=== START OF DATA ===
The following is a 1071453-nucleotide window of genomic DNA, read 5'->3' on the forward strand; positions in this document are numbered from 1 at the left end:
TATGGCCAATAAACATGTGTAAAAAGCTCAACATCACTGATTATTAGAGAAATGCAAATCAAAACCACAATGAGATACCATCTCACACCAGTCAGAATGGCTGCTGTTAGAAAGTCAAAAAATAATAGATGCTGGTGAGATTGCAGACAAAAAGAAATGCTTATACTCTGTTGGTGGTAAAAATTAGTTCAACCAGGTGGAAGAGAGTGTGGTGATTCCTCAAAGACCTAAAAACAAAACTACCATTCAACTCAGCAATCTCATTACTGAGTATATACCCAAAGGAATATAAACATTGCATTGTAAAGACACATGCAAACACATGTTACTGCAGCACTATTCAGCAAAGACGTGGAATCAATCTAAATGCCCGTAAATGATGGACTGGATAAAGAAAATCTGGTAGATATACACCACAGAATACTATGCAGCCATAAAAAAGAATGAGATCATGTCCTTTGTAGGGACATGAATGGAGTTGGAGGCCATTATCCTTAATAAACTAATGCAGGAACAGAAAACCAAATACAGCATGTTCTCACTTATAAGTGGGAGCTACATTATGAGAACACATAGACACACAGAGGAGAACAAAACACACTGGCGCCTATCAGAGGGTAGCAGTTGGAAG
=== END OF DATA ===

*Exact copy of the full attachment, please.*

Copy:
The following is a 1071453-nucleotide window of genomic DNA, read 5'->3' on the forward strand; positions in this document are numbered from 1 at the left end:
TATGGCCAATAAACATGTGTAAAAAGCTCAACATCACTGATTATTAGAGAAATGCAAATCAAAACCACAATGAGATACCATCTCACACCAGTCAGAATGGCTGCTGTTAGAAAGTCAAAAAATAATAGATGCTGGTGAGATTGCAGACAAAAAGAAATGCTTATACTCTGTTGGTGGTAAAAATTAGTTCAACCAGGTGGAAGAGAGTGTGGTGATTCCTCAAAGACCTAAAAACAAAACTACCATTCAACTCAGCAATCTCATTACTGAGTATATACCCAAAGGAATATAAACATTGCATTGTAAAGACACATGCAAACACATGTTACTGCAGCACTATTCAGCAAAGACGTGGAATCAATCTAAATGCCCGTAAATGATGGACTGGATAAAGAAAATCTGGTAGATATACACCACAGAATACTATGCAGCCATAAAAAAGAATGAGATCATGTCCTTTGTAGGGACATGAATGGAGTTGGAGGCCATTATCCTTAATAAACTAATGCAGGAACAGAAAACCAAATACAGCATGTTCTCACTTATAAGTGGGAGCTACATTATGAGAACACATAGACACACAGAGGAGAACAAAACACACTGGCGCCTATCAGAGGGTAGCAGTTGGAAG